The Ship Sails: Boise's First Affordable Shipping Container Development Begins Accepting Applications 

click to enlarge LEAP CHARITIES
  • LEAP Charities
In 2015, the City of Boise released a study showing that in the next decade, Boise would need to build nearly 10,000 new housing units to keep up with its growth. In the report, the city couched the problem in terms of Boise's desirability as a place to live, and wrote that "achieving balance between dispersed single-family development and compact development is a stated goal of Blueprint Boise, the City's comprehensive plan."

Fast forward to 2019. Affordable housing is one of the hottest topics in the city. Prices are on the rise, leaving many long-term residents wondering if it will soon be too expensive to live here. There's a lot of need, particularly for the elderly, the needy, the disabled and workers, and that's where LEAP Charities' new development, Windy Court, enters the fray.

click to enlarge LEAP CHARITIES
  • LEAP Charities
On Monday, April 22, LEAP began accepting applications to live in Windy Court, the city's first housing development featuring shipping containers as construction material. Four four-bedroom, two-bathroom units are available at the development, located in northwest Boise, for $843 per month.

"When we're thinking about new construction, we're thinking about creating something durable," said LEAP Executive Director Bart Cochran about using shipping containers. "Residents are going to live in these units. There's going to be wear and tear, so how do you make the longest-lasting construction you possibly can that holds aesthetic value?"

Rent includes water, sewer, trash and power, and every unit has a microwave, stove, oven, dishwasher, washer and dryer, as well as two parking spaces, one of which is covered. The plots have been xeriscaped and are touted as eco-friendly. On the development website, LEAP wrote that because its builder, IndieDwell, uses up-to-date insulation and construction methods, residents will "pay a fraction of normal utility bills."

The development is designed specifically for families and individuals of need, and eligible applicants need to make a maximum of 30% of the area medium income. LEAP will give preference to applicants with a family member who has a disability or is elderly.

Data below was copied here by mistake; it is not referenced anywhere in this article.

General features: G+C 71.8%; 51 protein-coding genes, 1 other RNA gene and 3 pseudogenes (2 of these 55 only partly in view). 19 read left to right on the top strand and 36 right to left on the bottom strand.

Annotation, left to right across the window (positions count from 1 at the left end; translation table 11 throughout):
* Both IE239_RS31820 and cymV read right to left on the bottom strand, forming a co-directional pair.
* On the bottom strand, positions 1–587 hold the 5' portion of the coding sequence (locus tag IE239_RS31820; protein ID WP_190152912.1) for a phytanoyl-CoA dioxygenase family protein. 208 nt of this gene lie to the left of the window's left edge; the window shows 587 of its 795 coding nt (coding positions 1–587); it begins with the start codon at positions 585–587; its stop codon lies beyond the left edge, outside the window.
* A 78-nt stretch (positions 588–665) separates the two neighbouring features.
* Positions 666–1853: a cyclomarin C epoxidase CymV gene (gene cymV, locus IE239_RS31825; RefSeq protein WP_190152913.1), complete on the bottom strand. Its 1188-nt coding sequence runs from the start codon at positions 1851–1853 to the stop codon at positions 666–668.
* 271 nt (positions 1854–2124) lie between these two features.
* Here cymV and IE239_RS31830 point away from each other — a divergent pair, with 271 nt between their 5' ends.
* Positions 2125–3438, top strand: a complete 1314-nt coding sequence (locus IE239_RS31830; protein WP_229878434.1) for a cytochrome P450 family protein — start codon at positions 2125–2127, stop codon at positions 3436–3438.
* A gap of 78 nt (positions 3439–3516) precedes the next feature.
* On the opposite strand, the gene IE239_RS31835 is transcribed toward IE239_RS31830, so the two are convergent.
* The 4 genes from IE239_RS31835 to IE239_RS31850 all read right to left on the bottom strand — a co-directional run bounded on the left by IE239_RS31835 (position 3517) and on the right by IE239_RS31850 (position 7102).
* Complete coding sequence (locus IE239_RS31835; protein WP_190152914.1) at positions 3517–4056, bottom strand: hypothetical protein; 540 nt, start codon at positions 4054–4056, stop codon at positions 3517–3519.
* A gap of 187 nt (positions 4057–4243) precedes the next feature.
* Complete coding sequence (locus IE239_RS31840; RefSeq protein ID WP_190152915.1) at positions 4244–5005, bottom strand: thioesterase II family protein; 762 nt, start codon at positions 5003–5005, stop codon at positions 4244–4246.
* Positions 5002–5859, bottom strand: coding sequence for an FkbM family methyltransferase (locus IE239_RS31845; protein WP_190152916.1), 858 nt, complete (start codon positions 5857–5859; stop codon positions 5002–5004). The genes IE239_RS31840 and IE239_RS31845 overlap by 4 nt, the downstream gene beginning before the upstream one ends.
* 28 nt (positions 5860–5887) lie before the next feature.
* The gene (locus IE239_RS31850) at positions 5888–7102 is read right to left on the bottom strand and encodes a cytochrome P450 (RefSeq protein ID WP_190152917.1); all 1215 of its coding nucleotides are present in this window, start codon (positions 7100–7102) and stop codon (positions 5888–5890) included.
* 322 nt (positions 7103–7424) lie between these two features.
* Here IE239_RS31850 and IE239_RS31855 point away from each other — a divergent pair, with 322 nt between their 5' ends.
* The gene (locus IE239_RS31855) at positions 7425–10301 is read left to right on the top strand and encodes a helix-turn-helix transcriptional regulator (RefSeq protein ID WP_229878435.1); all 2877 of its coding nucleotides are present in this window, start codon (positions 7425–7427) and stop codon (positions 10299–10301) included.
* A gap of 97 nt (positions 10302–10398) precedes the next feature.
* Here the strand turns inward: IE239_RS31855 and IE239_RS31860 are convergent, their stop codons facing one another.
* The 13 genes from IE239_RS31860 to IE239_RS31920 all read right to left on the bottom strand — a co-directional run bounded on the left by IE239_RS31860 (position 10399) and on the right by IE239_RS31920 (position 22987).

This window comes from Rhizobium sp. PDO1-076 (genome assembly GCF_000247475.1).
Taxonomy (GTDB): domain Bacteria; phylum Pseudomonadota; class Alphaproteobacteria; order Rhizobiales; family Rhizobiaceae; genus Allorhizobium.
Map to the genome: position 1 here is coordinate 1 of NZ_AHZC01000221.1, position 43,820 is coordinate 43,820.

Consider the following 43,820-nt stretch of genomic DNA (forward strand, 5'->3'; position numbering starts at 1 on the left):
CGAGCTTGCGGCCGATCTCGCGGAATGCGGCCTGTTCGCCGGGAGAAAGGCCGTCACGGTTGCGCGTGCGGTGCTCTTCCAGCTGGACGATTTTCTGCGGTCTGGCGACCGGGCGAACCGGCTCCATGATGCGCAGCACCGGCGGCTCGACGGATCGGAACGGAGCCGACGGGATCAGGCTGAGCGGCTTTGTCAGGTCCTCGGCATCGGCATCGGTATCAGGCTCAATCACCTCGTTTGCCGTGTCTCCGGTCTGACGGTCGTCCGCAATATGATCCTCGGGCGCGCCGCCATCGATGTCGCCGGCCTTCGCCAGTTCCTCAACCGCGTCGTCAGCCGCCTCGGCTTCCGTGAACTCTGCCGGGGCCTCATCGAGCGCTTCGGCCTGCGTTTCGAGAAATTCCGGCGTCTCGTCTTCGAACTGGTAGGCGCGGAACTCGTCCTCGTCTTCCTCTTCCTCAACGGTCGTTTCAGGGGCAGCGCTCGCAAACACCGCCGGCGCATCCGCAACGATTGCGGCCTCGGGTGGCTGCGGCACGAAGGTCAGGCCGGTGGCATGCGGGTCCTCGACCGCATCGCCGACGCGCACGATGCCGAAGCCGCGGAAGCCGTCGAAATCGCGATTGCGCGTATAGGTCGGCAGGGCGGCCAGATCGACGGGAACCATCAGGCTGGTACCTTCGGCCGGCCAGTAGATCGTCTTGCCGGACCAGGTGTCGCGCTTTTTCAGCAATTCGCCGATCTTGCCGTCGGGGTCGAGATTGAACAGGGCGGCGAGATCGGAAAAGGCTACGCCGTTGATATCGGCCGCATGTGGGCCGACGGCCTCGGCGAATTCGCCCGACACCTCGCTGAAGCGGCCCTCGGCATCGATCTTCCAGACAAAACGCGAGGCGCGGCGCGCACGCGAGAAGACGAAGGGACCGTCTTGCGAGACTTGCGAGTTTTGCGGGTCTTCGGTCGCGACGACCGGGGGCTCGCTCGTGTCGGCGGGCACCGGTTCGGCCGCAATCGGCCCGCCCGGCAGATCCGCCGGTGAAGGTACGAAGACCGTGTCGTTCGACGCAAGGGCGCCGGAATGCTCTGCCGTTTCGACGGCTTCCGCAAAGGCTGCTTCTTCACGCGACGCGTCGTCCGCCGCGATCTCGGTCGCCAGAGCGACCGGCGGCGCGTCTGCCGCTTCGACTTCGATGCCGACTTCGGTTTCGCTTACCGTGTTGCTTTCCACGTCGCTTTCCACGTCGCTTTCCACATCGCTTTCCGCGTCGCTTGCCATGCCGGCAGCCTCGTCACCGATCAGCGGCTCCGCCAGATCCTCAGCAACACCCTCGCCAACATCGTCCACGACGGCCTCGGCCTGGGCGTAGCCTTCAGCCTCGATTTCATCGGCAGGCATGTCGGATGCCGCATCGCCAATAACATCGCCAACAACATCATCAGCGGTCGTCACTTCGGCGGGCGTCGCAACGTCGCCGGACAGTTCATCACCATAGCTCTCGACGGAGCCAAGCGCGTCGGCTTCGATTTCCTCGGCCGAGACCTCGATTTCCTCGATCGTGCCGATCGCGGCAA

Addressing Boise's pinched housing stock is one of Cochran and LEAP's express goals. LEAP pegs the affordable housing deficit at "8.000+" for the Boise area; other developments like Adare Manor have done some work to address housing for the most needy in the community, though the situation, he said, remains dire.

[The affordable housing deficit for Boise] has to be north of 10,000 [units] by now," Cochran said. "When all eyes are on Boise, with it being one of the fastest-growing cities, it puts more and more pressure [on]. For folks who are already struggling with affordable housing, housing just became completely out of reach."

Applications for Windy Court are available at LEAP's website and at its office, located at 1220 S. Vista Ave. in Boise. There is a $37 application fee per adult, and each unit requires a $1,000 security deposit, though Cochran said 10 applications have already been received, and due to the volume of interest, LEAP will close the application period at the end of the day.

"At some point, we're just taking applications to take applications," he said. "We want to make sure there's a reasonable chance of being able to have a unit should an application gets processed."

A second phase of Windy Court—so named after the father of the couple that donated the parcel on which it sits—is already in the works, and the Idaho Housing and Finance Association has awarded funding for an adjacent development of an additional four units, which Cochran said could be available as early as late-summer 2019.


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